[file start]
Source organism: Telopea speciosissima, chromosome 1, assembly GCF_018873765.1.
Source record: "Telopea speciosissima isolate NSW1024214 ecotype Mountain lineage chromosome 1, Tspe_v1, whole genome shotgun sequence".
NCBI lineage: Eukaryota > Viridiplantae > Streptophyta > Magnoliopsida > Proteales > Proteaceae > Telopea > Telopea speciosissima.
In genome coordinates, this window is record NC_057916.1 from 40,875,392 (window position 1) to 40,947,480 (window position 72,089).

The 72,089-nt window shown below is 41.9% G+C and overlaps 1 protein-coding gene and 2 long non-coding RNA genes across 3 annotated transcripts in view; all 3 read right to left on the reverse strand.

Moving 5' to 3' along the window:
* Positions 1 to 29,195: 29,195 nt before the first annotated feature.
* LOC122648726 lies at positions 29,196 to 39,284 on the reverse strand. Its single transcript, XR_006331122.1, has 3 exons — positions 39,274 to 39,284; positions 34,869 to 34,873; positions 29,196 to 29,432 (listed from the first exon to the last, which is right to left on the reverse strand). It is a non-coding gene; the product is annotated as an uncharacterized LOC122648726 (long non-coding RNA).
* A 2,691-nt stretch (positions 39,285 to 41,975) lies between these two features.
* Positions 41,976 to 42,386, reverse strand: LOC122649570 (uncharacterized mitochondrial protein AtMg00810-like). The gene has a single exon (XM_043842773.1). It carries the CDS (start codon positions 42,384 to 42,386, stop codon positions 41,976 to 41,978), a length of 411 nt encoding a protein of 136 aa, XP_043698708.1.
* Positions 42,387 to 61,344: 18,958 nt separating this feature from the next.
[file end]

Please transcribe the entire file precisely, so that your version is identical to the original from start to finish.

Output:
Source organism: Telopea speciosissima, chromosome 1, assembly GCF_018873765.1.
Source record: "Telopea speciosissima isolate NSW1024214 ecotype Mountain lineage chromosome 1, Tspe_v1, whole genome shotgun sequence".
NCBI lineage: Eukaryota > Viridiplantae > Streptophyta > Magnoliopsida > Proteales > Proteaceae > Telopea > Telopea speciosissima.
In genome coordinates, this window is record NC_057916.1 from 40,875,392 (window position 1) to 40,947,480 (window position 72,089).

The 72,089-nt window shown below is 41.9% G+C and overlaps 1 protein-coding gene and 2 long non-coding RNA genes across 3 annotated transcripts in view; all 3 read right to left on the reverse strand.

Moving 5' to 3' along the window:
* Positions 1 to 29,195: 29,195 nt before the first annotated feature.
* LOC122648726 lies at positions 29,196 to 39,284 on the reverse strand. Its single transcript, XR_006331122.1, has 3 exons — positions 39,274 to 39,284; positions 34,869 to 34,873; positions 29,196 to 29,432 (listed from the first exon to the last, which is right to left on the reverse strand). It is a non-coding gene; the product is annotated as an uncharacterized LOC122648726 (long non-coding RNA).
* A 2,691-nt stretch (positions 39,285 to 41,975) lies between these two features.
* Positions 41,976 to 42,386, reverse strand: LOC122649570 (uncharacterized mitochondrial protein AtMg00810-like). The gene has a single exon (XM_043842773.1). It carries the CDS (start codon positions 42,384 to 42,386, stop codon positions 41,976 to 41,978), a length of 411 nt encoding a protein of 136 aa, XP_043698708.1.
* Positions 42,387 to 61,344: 18,958 nt separating this feature from the next.